Pure CSS Images: not just for ‘funsies’
In 2019 I did a lightning talk at the SydCSS first time speakers night. This is a written version of that talk for those who were not able to attend. You can still view the slides for the talk if you’re interested.
Something that most people know about me is that before changing careers to web development in 2018, I worked as a pastry chef. I actually got my start as a cake decorator and used to spend quite a bit of time making figurines out of fondant icing for cakes.
As I began learning web development I started seeing people creating beautiful art out of HTML and CSS only. The more I looked at these pictures drawn with CSS I began to see their parts and how similar it was to my fondant creations. Each part is a small shape, and when put together they create the whole image (or tasty decoration!). It seemed very similar to what I’d been doing in my previous career.
I was pretty excited, and my thought process looked a little like…
- I could probably do that
- It looks super fun
- But what’s the point?
Let’s be real, nobody is going to pay me to create pictures out of CSS. The amount of code it takes to make complex images can be a little ridiculous, it’s pretty ‘hacky’, and would just be so much easier to use an actual image file.
But at the start of 2019 I was really keen on improving my CSS skills and heard about Codepen Challenges. They have a different theme every week and I thought I could use each challenge as an opportunity to learn about a new property, or practise something I’d learnt at work
I did this for 3 months and I quickly found myself making CSS images each week. It was just as fun as I expected, but here’s some examples of things I learnt along the way…
Disclaimer: None of these were built to be responsive, and really only work on desktop. Click the links to view the full CodePen.
When triangles came up I was very happy to have recently learnt about CSS triangles at work when I’d been styling our (now old) desktop navigation. I wanted to practise CSS grid as well, so I created the grid and filled each section with a triangle. Repeating the triangles all from different angles was great to help me understand how they worked.
I’d tried to use clip-paths before at work only to throw the work in the trash when I realised it didn’t work in Internet Explorer (sigh!). I was keen to try it out though for the polygon challenge, and really got a chance to experiment with different shapes.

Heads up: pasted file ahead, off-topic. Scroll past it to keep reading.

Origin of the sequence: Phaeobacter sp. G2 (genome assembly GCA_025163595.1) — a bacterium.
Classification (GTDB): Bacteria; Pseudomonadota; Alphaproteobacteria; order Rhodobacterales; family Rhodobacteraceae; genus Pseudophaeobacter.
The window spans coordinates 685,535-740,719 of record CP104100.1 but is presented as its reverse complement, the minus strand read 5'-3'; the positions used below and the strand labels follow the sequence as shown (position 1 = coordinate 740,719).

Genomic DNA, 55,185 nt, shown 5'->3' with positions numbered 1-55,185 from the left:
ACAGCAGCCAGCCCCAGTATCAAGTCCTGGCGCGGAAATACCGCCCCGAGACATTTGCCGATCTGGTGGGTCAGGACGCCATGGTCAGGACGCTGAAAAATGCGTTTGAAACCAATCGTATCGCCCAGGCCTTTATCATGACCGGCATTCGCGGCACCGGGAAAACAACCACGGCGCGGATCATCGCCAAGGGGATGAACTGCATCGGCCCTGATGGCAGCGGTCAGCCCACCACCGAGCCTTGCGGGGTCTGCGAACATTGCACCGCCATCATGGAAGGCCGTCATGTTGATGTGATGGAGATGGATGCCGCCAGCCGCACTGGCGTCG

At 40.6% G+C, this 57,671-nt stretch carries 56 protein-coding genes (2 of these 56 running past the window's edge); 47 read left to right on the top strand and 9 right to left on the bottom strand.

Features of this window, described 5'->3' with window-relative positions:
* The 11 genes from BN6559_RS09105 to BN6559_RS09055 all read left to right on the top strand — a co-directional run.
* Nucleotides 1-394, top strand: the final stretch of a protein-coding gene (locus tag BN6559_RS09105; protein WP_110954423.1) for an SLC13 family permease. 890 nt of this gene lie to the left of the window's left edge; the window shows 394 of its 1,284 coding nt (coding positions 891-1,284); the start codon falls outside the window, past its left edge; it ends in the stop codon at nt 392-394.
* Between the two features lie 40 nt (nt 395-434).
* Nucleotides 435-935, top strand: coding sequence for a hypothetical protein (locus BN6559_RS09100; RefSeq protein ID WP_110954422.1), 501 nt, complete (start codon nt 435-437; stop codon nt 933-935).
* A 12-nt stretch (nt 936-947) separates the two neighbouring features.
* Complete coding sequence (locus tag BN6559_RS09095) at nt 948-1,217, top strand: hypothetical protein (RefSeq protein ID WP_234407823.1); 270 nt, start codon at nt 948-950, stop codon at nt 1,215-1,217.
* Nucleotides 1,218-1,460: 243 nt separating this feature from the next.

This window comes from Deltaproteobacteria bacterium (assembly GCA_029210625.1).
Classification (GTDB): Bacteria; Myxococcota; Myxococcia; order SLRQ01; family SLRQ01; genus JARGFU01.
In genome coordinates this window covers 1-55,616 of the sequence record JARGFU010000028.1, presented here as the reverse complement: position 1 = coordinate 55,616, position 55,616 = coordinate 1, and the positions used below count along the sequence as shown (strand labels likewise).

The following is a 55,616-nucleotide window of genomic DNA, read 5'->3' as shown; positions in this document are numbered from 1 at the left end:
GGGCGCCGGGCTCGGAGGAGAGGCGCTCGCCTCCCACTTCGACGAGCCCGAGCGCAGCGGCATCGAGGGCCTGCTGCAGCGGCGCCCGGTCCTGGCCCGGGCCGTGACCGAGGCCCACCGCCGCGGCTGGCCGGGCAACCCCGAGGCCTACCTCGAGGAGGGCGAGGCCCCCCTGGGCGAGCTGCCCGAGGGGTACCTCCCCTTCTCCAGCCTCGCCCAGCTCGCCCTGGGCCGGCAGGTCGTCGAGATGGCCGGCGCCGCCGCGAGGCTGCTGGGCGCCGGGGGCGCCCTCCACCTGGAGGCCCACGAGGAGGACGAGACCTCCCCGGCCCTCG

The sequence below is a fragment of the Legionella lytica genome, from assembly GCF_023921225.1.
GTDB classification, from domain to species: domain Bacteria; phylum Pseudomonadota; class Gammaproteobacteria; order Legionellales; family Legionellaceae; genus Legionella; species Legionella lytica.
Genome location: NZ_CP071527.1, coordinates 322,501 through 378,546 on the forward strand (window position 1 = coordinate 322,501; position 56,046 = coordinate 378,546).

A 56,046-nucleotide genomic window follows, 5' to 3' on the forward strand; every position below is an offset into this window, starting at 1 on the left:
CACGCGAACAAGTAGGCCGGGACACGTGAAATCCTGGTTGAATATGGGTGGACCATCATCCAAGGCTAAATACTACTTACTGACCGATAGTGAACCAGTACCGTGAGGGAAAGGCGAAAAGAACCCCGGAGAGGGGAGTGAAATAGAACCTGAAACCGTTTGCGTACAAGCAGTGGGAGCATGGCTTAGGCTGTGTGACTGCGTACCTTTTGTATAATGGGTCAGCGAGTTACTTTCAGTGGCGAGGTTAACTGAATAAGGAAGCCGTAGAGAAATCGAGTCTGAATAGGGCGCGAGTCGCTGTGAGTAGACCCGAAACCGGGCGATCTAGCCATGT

In a previous challenge I’d set out to create a single div CSS image and discovered that box-shadows could have multiple layers. I decided to practise this by using box-shadows to create the headband. Only one div was used for the whole headband, with the flower being a pseudo element with more box shadows. This image itself actually only used 6 divs in total.
I feel like this worked really well as a way for me to learn CSS because:
- Creating cute things was fun
- I was repeatedly using and experimenting with properties I hadn’t understood prior
- The end result made me want to make more
- I still use these pens as a reference when I forget how a property works
But that’s not to say you should all go out and start making CSS images. You might not learn in the same way that I do. As an example, some people can read tech docs and just get it. My brain just doesn’t work that way. I really only learn by doing and by practising and seeing the results. So my advice to you is to try different ways of learning, see what works for you and try to think of creative and fun ways to make it even better!
Finally, when you’re working on any sort of side project, please remember to be kind to yourself. Finding time for side projects on top of a full time job is seriously hard.For me it was a bit of trial and error to find what worked for me, but I found setting ‘soft goals’ to be quite helpful. Instead of saying “I’ll work on this thing for 2 hours a week” and then feeling terrible if I don’t find the time, I now set goals that are more like “I’ll try to work on this once a week”, and if I don’t it’s not the end of the world.
I also try to work on smaller and more manageable projects. Creating a small ‘pen’ on CodePen is far less stressful than trying to build a whole application. If you are building a whole application, remember to break it down into smaller and more manageable parts.
I can say from my own experience that if you put too much pressure on yourself, you’re probably going to end up stressed, miserable and burnt out. I’m sure none of us want that.
So the key takeaways are:
- CSS images are fun but you can also learn from them
- It’s important to explore different ways of learning and find what works for you
- Be kind to yourself, we have time to learn and grow – it doesn’t need to be rushed
I hope this inspires you to give CSS images a try, or find some other way of creative learning!